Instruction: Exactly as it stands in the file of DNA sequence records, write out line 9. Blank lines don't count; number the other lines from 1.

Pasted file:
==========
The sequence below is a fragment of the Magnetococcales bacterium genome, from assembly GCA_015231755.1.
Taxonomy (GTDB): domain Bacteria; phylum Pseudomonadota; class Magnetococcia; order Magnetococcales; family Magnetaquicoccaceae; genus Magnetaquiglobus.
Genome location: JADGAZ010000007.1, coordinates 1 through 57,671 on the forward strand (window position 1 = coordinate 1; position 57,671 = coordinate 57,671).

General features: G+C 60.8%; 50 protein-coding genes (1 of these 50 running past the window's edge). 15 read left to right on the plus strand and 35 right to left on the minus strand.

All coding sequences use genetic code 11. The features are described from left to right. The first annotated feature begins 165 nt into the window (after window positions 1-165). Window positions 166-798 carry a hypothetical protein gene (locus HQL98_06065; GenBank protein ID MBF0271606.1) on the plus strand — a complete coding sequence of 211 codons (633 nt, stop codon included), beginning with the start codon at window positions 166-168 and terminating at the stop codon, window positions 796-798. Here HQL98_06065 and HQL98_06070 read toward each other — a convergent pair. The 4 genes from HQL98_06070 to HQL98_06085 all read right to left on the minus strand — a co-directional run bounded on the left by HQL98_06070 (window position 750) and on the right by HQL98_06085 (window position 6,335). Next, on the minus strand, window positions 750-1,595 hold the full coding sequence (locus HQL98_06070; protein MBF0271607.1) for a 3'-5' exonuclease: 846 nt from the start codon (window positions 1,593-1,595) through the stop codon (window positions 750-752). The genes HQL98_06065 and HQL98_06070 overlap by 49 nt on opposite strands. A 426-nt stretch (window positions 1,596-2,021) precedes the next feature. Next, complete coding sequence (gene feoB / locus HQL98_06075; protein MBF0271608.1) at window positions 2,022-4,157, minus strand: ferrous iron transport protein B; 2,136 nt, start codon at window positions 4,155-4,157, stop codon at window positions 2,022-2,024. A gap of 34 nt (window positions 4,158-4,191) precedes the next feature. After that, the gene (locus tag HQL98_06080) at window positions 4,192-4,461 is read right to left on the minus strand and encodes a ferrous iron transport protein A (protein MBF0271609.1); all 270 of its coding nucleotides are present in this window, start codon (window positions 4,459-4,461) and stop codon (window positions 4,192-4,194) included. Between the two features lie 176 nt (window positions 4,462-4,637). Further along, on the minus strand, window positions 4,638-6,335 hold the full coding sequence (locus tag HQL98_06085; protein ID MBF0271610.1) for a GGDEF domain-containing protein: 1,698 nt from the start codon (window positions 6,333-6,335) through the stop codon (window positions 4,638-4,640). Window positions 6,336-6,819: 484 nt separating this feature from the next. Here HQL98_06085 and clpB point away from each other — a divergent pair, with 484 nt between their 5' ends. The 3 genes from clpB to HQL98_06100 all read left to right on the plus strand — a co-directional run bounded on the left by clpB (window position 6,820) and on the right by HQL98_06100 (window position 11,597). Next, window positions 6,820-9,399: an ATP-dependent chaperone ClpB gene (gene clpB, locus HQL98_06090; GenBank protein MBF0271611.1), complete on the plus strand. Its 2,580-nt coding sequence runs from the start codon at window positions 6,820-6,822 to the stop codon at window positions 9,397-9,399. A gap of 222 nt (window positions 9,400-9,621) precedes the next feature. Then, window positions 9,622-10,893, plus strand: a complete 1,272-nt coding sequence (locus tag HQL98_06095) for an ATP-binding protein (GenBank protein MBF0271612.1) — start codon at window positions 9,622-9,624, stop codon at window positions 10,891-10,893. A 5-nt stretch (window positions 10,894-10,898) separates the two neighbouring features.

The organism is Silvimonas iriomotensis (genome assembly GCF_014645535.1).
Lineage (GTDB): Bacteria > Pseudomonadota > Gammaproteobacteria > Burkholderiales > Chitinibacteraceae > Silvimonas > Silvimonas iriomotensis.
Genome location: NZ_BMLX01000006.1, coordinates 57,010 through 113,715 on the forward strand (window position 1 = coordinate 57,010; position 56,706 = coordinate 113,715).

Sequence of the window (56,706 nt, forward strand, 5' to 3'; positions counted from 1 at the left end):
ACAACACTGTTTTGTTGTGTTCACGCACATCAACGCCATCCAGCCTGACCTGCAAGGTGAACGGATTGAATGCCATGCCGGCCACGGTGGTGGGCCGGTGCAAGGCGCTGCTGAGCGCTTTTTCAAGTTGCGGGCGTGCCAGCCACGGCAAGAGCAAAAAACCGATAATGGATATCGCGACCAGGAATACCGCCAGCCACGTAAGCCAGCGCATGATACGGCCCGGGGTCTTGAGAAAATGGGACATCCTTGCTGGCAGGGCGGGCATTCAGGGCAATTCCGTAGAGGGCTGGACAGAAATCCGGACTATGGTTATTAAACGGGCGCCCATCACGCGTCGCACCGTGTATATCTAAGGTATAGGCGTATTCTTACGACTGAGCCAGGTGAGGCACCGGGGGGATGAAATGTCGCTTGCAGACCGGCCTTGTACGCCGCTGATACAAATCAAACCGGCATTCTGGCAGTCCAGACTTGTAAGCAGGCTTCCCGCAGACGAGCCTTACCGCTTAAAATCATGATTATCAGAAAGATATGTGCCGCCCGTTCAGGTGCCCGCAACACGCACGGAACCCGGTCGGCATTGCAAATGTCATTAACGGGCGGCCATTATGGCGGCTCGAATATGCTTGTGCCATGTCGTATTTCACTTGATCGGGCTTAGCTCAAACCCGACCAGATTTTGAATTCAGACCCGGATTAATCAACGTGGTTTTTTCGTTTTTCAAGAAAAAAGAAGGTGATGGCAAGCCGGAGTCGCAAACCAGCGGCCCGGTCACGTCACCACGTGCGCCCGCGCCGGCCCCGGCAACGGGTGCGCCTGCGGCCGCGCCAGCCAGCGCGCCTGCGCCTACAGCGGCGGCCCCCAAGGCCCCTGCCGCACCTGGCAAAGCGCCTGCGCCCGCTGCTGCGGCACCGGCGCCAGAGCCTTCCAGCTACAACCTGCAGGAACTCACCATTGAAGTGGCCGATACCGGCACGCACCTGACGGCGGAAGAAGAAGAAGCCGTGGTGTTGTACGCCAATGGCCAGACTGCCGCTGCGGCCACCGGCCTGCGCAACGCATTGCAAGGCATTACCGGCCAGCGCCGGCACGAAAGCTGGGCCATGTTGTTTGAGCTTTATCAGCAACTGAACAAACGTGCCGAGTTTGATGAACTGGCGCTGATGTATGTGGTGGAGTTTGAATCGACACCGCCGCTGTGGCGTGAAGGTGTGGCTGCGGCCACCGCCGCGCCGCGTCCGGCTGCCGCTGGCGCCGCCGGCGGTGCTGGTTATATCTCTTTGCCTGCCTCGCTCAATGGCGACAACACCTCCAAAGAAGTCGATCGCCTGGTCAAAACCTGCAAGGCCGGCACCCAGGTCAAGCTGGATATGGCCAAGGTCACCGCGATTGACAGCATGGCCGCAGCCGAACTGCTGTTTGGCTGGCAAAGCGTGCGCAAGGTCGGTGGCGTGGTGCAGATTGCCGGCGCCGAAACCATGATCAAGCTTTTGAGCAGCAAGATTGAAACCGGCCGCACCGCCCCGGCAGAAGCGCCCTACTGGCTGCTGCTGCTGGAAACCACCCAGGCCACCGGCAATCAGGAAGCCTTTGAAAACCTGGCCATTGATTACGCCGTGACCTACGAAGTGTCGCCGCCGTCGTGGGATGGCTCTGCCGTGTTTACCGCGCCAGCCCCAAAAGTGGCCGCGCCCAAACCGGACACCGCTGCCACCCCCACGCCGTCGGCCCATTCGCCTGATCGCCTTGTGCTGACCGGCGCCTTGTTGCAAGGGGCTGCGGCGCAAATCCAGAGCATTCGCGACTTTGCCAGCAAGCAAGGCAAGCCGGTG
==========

Sequence of the window (56,706 nt, forward strand, 5' to 3'; positions counted from 1 at the left end):